4. frjim4321 says:

    The actual statement is available on the LCWR website but sadly only to those who can open “*.docx” files so that leaves me out for the time being.

    I find the prevalence of .docx files quite irritating since I would assume that not everyone in the world has a computer built in the past couple years.

    I’ll be eager to see the actual document rather then selectively excerpted snippets interpreted by the right-leaning CNA/EWTN commentary outlet.

  5. Dr. K says:

    If the LCWR refuses to work with Church leaders to adequately address concerns, then they no longer deserve the support of the Catholic Church. Cut them off and let these relics of the 1960s return to the dust from which they came.

  6. anilwang says:

    No problem.
    Let’s do a little math assuming their numbers are correct.
    LCWR has 46,451 members with average age of 74 (80%)
    CMSWR has 11,400 members with average age of 60 (20%)

    Assuming no-one else becomes a religious and nuns are immortal, the average age of the LCWR will be 94 and the average age of the CMSWR will be 80. Since nuns are not immortal, half the LCWR will be gone while most of the CMSWR will still be around. That would change the numbers to:
    LCWR has 23,226 members (66%)
    CMSWR has 11,400 members (33%)

    But the CMSWR are recruiting and due to increasing secular pressures (and saying they’ve moved beyond Jesus, so why bother with Catholicism) the LCWR are not. In 20 year’s its safe to say that the numbers will be much closer to 50/50 and the numbers will only get worse for the LCWR as time goes on.

    The LCWR is dying off. Unless they change directions, they will get to where they’re going. The Pope is offering them a life-line. They can reject it at their own peril.

  7. Supertradmum says:

    frjim4321, the document is not much more than what Fr. Z posted. You are not missing anything. The group is going to meet in August, after calling for prayer from their extended members, to write an answer.

  8. Dr. K says:


    You can download a free plugin for older versions of Office to view .docx files:


  9. jbpolhamus says:

    …and did we expect any different outcome? I think it’s very appropriate for them to stick to their truest convictions, wherever that may lead them. That way there is less likelihood of them confusing any potential new vocations through a subterfuge of superficial orthodoxy. The LCWR left the Catholic faith quite some time ago, and I for one wish them well on their journey “beyond Jesus.” The decision to turn back is always theirs to make, and they are always free to make it, but so too are they free to use enough of their own rope to hang themselves. The CMSWR will be waiting, with open arms I’m sure, if and when they return, and they can pick up their habits in the porter’s office on the way back in.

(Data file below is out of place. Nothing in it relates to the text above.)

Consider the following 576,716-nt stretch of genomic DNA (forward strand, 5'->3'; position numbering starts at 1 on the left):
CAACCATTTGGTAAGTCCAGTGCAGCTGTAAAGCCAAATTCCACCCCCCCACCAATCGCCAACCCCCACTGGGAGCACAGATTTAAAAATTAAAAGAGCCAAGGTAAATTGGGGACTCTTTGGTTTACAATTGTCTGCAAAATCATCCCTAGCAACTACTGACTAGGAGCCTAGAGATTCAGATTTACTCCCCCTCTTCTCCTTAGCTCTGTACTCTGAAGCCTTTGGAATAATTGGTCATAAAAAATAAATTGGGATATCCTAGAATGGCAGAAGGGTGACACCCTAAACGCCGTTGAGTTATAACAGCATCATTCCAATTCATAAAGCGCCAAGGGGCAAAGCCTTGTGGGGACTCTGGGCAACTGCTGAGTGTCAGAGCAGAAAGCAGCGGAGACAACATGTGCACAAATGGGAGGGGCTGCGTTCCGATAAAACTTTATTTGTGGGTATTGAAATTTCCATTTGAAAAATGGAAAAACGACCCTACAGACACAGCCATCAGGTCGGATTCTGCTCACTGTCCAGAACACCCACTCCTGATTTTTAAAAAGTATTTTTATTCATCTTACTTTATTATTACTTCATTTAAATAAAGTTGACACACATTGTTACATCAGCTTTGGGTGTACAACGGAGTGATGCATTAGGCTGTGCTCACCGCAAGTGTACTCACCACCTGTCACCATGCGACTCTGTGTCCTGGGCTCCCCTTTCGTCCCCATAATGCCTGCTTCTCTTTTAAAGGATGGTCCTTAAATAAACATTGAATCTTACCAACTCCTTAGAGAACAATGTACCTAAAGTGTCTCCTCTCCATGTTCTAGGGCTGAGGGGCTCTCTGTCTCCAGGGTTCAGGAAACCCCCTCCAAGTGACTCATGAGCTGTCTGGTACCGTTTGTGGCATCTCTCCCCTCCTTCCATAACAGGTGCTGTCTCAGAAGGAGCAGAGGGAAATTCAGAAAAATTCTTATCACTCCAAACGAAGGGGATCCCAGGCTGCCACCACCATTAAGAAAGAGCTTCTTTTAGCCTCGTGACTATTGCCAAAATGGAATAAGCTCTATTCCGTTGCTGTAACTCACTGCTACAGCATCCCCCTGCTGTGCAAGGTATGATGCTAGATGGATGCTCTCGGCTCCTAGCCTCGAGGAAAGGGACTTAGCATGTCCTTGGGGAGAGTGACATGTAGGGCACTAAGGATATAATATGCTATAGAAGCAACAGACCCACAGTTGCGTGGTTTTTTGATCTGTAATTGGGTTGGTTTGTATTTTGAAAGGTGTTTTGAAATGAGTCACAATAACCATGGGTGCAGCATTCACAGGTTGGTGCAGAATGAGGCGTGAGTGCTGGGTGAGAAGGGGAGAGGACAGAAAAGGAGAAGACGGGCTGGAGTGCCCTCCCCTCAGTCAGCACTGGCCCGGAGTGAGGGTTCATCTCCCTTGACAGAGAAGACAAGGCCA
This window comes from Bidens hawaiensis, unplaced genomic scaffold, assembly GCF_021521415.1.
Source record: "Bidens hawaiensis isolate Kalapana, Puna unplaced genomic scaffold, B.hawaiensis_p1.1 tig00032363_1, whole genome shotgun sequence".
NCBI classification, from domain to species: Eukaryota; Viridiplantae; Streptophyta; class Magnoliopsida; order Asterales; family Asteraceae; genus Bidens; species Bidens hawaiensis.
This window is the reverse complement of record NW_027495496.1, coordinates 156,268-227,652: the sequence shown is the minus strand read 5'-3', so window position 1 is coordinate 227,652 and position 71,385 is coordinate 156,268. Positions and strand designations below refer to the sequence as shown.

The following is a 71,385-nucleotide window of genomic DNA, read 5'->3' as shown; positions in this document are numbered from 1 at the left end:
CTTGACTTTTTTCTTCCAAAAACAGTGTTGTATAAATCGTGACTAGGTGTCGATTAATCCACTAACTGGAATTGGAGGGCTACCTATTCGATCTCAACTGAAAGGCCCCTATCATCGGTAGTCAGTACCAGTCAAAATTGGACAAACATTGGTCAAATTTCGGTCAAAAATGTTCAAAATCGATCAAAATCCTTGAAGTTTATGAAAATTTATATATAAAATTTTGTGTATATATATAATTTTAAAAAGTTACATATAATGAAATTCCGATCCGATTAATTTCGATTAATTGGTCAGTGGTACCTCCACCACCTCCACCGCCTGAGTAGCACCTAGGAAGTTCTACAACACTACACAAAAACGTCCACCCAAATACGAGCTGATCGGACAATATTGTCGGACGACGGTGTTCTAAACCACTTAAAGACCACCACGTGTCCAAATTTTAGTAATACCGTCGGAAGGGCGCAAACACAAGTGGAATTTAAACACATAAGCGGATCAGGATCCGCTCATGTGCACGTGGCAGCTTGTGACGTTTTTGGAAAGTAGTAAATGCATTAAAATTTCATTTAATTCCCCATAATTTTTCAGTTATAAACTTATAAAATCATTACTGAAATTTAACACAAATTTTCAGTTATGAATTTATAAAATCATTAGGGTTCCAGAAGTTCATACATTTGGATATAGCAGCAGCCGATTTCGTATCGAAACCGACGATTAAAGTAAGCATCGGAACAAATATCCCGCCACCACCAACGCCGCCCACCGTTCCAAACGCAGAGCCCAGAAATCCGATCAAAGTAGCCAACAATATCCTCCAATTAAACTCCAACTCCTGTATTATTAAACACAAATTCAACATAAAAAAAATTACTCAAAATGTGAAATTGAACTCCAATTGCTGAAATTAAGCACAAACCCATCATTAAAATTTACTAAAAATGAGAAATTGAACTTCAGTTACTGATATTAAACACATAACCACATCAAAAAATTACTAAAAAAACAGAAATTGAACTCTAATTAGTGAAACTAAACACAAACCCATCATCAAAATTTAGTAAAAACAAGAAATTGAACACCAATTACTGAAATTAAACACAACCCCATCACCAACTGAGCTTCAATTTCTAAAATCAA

10. anilwang says:

    They haven’t forgotten their vows. Remember the LCWR leadership are modernists, and as such they keep the same language of the orthodox faith but just redefine and “reimagine” and “spiritualize” the words so it means something entirely different.

    So vows in marriage are interpreted as being “only valid if everyone is happy”.
    And vows of religious are nice options, if it is true for you, but it might not be true for me, and its certainly not true in “an abusive relationship”.
    And Vatican II is to be interpreted via its Spirit.

  11. Supertradmum says:

    anilwang, well, maybe, but I think when these gals were young, they were not the same feminists they have become. In fact, I think they were truly serious about their vows, but have become apostates.

  12. maryh says:

    You can also download OpenOffice, which is free and will read docx files. That’s what I do.

  13. JohnRoss says:

    Does this mean the LCWR has committed an act of formal schism by refusing to be subject to the pope?

  14. Dr. K says:


    In the past, progressive bishops used to refuse various traditional priestly orders from operating in their dioceses.

    Could a faithful bishop with stones do the same with LCWR orders if they refuse to cooperate, or are religious sisters free to set up shop wherever they please?

  15. ContraMundum says:

    @Dr. K

    You seem to be asking if someone who has chosen to disobey one command from a Church superior can choose to disobey another. The answer to that is obvious.

  16. NoTambourines says:

    I graduated from an all-girls Catholic high school in the ’90s, and when I first heard of this investigation, I was not at all surprised. So many of these things sound familiar. There was some solid teaching, too, but when you’re an impressionable youngster, it’s like having a fly in your soup but not knowing enough to tell the fly from the soup until you’re older and already ate a fly.

  17. Fr. Erik Richtsteig says:

    Sadly, the expected result.

  18. acardnal says:

    The President of the LCWR was just interviewed on CBS Evening News. Among other things, she agreed with the questioner that not everything is black and white with regard to Church teaching/doctrine. She and the LCWR were given the majority of air time while the President of the Catholic League, Bill Donahue, was given time for a one sentence response. Hopefully the news report will be available soon at CBSNews.com

  19. acardnal says:

    The LCWR Press Release is about a page and a half. Here are the key paragraphs: